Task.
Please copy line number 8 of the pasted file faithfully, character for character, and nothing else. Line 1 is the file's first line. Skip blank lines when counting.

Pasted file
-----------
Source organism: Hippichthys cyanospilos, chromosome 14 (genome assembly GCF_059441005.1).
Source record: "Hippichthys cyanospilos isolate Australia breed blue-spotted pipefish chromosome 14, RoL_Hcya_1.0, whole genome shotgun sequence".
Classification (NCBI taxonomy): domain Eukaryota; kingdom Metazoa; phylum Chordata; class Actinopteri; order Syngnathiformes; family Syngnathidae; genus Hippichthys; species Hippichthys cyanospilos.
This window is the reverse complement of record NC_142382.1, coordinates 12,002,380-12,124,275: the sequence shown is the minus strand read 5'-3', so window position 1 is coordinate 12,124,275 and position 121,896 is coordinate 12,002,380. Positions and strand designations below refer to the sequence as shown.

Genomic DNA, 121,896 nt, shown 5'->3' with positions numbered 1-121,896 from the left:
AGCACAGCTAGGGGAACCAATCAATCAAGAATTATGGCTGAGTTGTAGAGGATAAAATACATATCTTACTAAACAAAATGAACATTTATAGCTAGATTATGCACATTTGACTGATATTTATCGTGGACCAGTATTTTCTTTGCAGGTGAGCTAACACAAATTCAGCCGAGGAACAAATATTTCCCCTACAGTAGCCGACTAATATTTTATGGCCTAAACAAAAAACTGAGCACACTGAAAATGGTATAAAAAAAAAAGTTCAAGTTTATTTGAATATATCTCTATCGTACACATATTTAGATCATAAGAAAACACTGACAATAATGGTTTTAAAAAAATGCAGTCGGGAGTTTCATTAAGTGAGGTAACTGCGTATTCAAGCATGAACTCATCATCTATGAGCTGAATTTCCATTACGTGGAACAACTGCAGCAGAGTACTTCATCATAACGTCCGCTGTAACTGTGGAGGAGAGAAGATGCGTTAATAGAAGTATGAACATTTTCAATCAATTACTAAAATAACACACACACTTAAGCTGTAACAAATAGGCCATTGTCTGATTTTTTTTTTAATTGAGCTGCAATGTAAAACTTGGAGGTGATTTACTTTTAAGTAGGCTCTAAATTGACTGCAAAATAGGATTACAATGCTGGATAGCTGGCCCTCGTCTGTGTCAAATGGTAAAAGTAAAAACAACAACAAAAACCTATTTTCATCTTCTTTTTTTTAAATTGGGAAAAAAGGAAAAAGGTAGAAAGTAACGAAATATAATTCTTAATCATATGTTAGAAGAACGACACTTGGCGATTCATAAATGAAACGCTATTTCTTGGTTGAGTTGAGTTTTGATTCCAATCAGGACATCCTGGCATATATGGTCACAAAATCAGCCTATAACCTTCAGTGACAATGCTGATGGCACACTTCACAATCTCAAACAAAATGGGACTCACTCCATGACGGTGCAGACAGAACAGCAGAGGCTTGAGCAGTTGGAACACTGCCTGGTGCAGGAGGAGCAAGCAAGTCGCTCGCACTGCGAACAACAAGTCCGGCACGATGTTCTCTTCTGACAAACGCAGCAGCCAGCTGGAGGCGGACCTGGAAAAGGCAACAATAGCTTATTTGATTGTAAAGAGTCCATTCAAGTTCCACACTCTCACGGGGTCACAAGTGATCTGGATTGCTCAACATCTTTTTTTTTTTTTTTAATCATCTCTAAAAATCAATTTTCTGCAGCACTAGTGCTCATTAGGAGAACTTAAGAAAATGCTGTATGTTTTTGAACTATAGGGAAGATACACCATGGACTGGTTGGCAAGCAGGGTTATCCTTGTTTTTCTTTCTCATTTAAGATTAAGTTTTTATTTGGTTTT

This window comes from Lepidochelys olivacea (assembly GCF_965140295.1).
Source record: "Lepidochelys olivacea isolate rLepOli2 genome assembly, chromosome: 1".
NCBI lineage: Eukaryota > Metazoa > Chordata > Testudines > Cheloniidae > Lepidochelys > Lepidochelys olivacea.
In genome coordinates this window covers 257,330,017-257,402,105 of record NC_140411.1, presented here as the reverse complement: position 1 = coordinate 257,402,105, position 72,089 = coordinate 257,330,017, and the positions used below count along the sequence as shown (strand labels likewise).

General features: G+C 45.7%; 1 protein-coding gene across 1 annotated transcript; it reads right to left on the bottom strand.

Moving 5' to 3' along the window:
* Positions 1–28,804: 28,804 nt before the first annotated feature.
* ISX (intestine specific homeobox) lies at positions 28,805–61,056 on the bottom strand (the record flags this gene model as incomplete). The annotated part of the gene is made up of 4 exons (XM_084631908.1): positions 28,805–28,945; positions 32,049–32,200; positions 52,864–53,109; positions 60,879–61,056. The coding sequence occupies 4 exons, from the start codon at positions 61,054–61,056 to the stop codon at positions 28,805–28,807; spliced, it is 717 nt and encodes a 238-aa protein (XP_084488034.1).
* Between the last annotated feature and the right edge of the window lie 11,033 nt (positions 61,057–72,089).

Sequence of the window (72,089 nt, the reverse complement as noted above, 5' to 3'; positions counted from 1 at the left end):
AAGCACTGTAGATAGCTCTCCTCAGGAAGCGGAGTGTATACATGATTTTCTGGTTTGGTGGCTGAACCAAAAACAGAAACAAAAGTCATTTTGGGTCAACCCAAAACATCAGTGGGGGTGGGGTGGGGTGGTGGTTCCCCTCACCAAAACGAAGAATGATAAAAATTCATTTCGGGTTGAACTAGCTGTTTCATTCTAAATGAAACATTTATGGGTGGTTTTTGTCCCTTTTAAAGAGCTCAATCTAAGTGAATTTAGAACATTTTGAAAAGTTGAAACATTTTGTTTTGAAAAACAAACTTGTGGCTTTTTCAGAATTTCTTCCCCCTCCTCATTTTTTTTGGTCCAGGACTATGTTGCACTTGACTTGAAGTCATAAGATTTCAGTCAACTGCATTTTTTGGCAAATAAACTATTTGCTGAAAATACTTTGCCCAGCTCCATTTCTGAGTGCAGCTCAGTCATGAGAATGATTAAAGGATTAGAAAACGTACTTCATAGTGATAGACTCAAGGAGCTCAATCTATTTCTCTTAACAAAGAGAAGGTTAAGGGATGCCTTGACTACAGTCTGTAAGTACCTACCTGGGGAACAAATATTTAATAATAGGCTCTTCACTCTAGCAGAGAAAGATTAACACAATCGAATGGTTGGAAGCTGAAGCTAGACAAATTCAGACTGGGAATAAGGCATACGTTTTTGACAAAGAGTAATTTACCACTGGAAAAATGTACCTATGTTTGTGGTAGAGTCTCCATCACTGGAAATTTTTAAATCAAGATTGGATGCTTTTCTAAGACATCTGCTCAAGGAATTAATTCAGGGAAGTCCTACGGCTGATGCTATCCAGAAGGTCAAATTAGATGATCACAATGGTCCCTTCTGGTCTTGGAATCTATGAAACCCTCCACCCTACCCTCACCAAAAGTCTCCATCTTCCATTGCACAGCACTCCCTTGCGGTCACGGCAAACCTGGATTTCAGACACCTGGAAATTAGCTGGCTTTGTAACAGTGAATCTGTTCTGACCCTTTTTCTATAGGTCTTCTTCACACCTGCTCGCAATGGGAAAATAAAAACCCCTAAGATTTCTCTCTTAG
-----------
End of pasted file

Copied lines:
Source record: "Lepidochelys olivacea isolate rLepOli2 genome assembly, chromosome: 1".